Theatre credits on a résumé typically include only the character name, as the role size is generally known. If the production is an original work or a recent play, however, an actor may note "lead" or "supporting" after the character name. Also noteworthy is whether the actor originated the role, especially if the play later becomes well known.

Understudy:  A stage term for an actor who will only appear in a principal role if the primary actor cast in that role (and for whom the actor is understudying) cannot perform.  It should be noted however that some theatres guarantee a certain number of performances for understudies.


  1. Dear Ms. Browning, ACT Like A Child Magazine is always looking for quality, trustworthy, industry driven content for our readers, in exchange for advertising in our magazine! We would love to have permission to reprint this article (and/or any other article you would like to share) and then promote your site or any other project you would like to promote? We are offered as a fun magazine but we are actually a guide and resource for parents of children, teens and twenty-somethings who are considering or are currently involved in the entertainment field. Please let us know if this is a possibility. We are released bi-monthly currently, and are on our 12th issue. If you would like to check us out, please visit: We would love to send you a complimentary digital copy for your review if you could please contact us via email: Thank you for sharing your talents and wisdom!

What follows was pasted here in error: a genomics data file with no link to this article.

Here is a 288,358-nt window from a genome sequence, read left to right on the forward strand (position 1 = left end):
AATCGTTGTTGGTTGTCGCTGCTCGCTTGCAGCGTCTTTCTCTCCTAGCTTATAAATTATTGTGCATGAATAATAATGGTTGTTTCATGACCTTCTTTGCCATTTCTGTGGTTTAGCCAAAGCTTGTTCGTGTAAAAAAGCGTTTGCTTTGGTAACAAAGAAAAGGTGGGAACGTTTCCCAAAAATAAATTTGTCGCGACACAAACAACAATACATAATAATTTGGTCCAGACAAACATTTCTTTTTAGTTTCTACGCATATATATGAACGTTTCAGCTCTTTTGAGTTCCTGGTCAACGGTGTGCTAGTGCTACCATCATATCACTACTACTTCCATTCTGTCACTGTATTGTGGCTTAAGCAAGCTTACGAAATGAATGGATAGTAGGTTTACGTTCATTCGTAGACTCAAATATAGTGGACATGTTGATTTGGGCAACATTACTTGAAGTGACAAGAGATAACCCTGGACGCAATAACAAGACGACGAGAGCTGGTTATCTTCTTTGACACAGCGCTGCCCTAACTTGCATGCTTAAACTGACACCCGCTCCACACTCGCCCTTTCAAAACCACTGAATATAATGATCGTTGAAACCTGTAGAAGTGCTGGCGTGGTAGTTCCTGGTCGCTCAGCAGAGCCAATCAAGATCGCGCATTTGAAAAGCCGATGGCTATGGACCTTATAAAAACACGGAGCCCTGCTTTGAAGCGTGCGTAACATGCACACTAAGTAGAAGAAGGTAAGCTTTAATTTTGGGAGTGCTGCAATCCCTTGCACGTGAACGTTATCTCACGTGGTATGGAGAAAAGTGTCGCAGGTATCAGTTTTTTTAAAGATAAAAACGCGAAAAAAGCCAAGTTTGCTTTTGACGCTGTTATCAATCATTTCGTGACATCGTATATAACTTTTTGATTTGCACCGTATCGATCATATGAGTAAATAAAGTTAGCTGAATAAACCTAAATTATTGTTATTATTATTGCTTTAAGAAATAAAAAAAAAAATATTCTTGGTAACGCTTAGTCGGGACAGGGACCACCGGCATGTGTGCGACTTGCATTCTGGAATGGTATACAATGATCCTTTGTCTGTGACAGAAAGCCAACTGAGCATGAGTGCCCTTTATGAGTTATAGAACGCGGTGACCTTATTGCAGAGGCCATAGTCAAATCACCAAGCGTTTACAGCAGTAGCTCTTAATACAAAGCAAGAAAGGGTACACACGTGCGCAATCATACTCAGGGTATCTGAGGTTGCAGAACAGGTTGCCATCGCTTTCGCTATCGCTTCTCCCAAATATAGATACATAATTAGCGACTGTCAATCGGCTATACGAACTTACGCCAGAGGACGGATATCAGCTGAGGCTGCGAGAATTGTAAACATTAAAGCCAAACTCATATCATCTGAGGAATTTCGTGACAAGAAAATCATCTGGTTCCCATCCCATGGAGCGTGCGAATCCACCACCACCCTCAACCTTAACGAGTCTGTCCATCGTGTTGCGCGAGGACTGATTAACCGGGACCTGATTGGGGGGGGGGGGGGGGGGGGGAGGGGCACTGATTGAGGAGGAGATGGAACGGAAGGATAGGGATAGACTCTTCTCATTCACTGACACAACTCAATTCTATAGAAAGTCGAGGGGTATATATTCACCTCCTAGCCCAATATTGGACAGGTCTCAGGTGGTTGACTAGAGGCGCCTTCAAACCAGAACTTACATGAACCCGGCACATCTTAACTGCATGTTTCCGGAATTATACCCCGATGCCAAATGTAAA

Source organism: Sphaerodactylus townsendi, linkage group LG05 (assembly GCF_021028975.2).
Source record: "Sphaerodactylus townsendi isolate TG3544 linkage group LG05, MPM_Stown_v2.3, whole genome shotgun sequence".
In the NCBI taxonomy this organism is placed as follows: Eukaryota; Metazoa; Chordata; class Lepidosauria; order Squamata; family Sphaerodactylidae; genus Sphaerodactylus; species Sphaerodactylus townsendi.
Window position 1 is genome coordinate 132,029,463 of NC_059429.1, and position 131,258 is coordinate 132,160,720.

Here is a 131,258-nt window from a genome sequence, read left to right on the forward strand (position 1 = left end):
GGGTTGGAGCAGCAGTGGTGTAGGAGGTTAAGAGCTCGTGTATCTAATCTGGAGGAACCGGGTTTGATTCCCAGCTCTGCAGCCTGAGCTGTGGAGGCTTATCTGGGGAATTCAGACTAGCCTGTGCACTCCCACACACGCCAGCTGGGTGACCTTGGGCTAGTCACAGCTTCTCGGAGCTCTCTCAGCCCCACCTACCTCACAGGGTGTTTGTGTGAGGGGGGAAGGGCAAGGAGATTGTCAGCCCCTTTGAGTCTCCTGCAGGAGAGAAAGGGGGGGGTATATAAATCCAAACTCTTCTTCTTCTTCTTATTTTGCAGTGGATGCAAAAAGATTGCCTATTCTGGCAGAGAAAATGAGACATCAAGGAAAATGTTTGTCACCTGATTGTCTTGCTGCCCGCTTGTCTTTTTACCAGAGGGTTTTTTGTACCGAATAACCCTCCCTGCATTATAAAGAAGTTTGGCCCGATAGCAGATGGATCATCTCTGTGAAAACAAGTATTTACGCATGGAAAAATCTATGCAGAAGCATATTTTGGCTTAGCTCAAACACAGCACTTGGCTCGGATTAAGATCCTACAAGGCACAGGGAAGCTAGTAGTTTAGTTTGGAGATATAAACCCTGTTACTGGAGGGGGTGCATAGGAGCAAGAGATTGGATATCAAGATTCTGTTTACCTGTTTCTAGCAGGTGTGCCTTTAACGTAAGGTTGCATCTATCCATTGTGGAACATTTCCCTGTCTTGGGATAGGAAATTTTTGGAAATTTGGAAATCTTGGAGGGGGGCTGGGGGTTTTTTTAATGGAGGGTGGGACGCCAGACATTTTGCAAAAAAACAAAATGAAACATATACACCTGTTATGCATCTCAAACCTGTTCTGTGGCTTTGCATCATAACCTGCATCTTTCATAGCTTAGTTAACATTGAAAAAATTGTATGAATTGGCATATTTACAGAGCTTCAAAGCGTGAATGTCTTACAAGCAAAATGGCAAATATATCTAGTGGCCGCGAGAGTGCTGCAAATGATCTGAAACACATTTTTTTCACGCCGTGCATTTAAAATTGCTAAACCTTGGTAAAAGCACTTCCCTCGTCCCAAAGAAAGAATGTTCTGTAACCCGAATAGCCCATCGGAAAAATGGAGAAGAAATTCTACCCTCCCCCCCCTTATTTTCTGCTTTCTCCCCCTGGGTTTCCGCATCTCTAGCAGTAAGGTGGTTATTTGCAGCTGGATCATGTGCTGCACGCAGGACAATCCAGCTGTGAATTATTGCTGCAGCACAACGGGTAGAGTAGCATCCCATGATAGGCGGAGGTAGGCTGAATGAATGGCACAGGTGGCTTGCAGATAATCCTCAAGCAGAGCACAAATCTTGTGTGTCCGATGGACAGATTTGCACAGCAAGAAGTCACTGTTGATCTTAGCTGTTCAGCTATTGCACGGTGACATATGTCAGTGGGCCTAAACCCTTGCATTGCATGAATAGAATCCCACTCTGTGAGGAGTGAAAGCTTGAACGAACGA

2. Thank you for the kind words. I'm happy to have you reprint this article in your magazine for young actors. I look forward to seeing the issue when it comes out. All the best.